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Friday, 14 June, 2002, 05:02 GMT 06:02 UK
US downs missile in space
Russian President Vladimir Putin (left) and George Bush cancel the ABM Treaty
Bush said the ABM Treaty was a relic of the Cold War
The United States has successfully destroyed a missile in space with a rocket fired from a Navy ship, hours after a treaty with Russia ending a ban on missile defence systems came into effect.

Pentagon officials said the exercise showed an incoming missile could be intercepted by a rocket guided by a warship's radar.

The test gave an important boost to President George W Bush's plans to build a protective shield against a foreign missile attack.

Click here for details of the nuclear balance

Earlier, Mr Bush vowed to speed up work on missile defence to protect America from what he called terrorists and rogue states.

Direct hit

In the latest test, an Aries dummy missile was fired from a site in Hawaii, and an interceptor rocket was launched from the USS Erie, in the Pacific.

USS Erie
The interceptor was guided by a warship radar

The ship's radar tracked the dummy missile and guided the rocket to intercept it more than 100 miles (161 kilometres) above the ocean.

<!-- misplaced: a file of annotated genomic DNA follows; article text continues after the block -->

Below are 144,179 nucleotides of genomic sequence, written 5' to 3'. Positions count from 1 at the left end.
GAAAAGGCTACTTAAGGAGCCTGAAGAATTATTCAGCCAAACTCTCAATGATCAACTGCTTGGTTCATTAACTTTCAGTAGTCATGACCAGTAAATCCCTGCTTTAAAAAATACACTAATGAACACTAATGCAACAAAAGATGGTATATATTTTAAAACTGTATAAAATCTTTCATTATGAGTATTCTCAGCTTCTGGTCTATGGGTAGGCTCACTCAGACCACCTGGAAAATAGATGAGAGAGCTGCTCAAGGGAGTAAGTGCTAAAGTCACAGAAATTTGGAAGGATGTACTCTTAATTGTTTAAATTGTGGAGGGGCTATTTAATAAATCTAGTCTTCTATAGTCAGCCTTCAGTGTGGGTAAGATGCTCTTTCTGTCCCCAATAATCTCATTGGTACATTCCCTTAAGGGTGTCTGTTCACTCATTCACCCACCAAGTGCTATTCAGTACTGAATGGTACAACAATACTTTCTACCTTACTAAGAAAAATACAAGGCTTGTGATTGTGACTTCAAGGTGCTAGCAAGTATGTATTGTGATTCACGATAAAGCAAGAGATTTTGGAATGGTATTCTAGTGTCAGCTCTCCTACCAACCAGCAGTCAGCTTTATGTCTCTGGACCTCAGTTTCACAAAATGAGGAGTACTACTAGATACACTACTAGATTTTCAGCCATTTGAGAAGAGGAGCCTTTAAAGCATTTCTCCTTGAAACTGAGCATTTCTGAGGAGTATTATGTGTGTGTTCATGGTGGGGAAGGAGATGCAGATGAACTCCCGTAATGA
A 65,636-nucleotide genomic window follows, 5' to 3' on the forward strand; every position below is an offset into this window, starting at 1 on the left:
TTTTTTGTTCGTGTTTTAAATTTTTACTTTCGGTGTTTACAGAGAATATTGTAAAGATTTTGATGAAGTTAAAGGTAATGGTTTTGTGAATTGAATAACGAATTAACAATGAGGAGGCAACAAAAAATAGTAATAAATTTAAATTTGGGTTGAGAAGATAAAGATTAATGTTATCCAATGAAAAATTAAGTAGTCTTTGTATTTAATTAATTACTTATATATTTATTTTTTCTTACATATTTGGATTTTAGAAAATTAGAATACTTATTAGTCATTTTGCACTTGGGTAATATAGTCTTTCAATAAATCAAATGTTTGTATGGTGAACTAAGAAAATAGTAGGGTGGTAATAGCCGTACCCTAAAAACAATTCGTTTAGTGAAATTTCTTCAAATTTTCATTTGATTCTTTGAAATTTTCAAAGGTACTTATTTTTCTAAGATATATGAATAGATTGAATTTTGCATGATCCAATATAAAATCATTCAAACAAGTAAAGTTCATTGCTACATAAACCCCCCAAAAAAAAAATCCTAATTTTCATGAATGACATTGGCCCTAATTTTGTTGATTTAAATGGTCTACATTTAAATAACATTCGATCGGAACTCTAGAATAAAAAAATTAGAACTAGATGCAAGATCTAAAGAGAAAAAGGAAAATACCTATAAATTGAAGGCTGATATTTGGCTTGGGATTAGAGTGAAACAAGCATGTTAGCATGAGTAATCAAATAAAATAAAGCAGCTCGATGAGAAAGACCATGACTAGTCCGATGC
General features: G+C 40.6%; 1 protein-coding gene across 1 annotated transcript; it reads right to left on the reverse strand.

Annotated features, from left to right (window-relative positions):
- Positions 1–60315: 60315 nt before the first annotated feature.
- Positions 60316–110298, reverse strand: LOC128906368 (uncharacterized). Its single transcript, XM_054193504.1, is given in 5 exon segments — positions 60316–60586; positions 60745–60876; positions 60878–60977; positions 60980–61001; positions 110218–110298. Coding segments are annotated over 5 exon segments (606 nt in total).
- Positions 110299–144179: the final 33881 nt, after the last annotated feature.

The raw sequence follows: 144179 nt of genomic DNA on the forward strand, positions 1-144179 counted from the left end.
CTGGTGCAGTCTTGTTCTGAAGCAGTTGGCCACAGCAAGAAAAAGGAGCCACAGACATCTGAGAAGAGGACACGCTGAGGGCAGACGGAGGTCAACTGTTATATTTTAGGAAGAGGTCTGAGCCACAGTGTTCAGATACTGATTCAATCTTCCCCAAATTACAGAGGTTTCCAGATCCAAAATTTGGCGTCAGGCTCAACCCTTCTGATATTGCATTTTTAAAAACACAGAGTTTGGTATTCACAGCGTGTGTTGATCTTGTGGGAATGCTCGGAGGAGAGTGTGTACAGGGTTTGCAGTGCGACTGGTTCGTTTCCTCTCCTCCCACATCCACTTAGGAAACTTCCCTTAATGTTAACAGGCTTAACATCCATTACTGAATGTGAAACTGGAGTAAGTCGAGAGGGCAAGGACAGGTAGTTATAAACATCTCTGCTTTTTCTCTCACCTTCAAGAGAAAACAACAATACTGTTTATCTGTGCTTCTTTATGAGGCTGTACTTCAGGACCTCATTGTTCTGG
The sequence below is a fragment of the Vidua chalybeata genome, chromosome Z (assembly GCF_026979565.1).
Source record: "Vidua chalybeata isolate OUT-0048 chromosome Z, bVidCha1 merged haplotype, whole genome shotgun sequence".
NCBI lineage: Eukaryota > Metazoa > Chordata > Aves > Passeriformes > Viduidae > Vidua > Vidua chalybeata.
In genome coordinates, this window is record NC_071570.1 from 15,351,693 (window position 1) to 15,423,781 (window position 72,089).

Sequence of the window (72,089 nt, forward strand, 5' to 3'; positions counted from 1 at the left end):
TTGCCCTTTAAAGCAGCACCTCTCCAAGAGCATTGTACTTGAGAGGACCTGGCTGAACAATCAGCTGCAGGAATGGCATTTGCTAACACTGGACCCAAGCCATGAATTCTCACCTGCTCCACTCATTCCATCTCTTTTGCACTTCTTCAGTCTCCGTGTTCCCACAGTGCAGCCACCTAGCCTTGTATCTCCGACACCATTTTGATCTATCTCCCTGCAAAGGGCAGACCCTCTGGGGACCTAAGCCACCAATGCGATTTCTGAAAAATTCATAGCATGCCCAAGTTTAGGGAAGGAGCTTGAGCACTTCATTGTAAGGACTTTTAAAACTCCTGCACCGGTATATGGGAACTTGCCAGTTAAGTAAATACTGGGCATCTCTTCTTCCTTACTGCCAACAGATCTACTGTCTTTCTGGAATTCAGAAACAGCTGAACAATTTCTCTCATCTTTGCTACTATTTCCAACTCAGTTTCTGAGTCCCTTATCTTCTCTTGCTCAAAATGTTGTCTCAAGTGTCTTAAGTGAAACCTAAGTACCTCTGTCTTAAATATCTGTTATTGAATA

Military officials said the test would not have violated the 1972 ABM Treaty with Moscow because it was conducted under controlled conditions and did not prove whether a real intercontinental missile could be brought down.

The results would, however, be useful in developing a missile defence system, they said.

Treaty obsolete

Hours earlier, the United States officially withdrew from the 1972 treaty.


I am committed to deploying a missile defence system as soon as possible to protect the American people

President Bush

That treaty served as the cornerstone of US-Soviet nuclear deterrence by eliminating the incentive to attack the other side because of the threat of massive retaliation without protection.

In a statement marking America's withdrawal from the treaty, President Bush said modern-day threats created a need for a national defense system.

"As the events of 11 September made clear, we no longer live in the Cold War world for which the ABM Treaty was designed.

"We now face new threats from terrorists who seek to destroy our civilisation by any means available to rogue states armed with weapons of mass destruction and long-range missiles," he said.

Defence plans

Mr Bush said he was "committed to deploying a missile defence system as soon as possible to protect the American people".

Plans for a missile defence system have been criticised by opponents for being too expensive and unreliable.

But with five successful missile tests in a row, the Pentagon is determined to push ahead with its plans.

Work will begin next weekend on construction of six underground silos for missile interceptors, prohibited while the ABM Treaty was in force.

Military officials say a rudimentary missile defence system should be in place over Alaska by the year 2004.


Nuclear arsenal information

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13 Dec 01 | Americas
13 May 02 | In Depth
04 Dec 01 | Americas
14 Nov 01 | Americas
14 Nov 01 | Americas
16 Jul 01 | Europe
13 Jul 01 | Americas
12 Dec 01 | Americas
12 Dec 01 | Americas
13 Jun 02 | Americas
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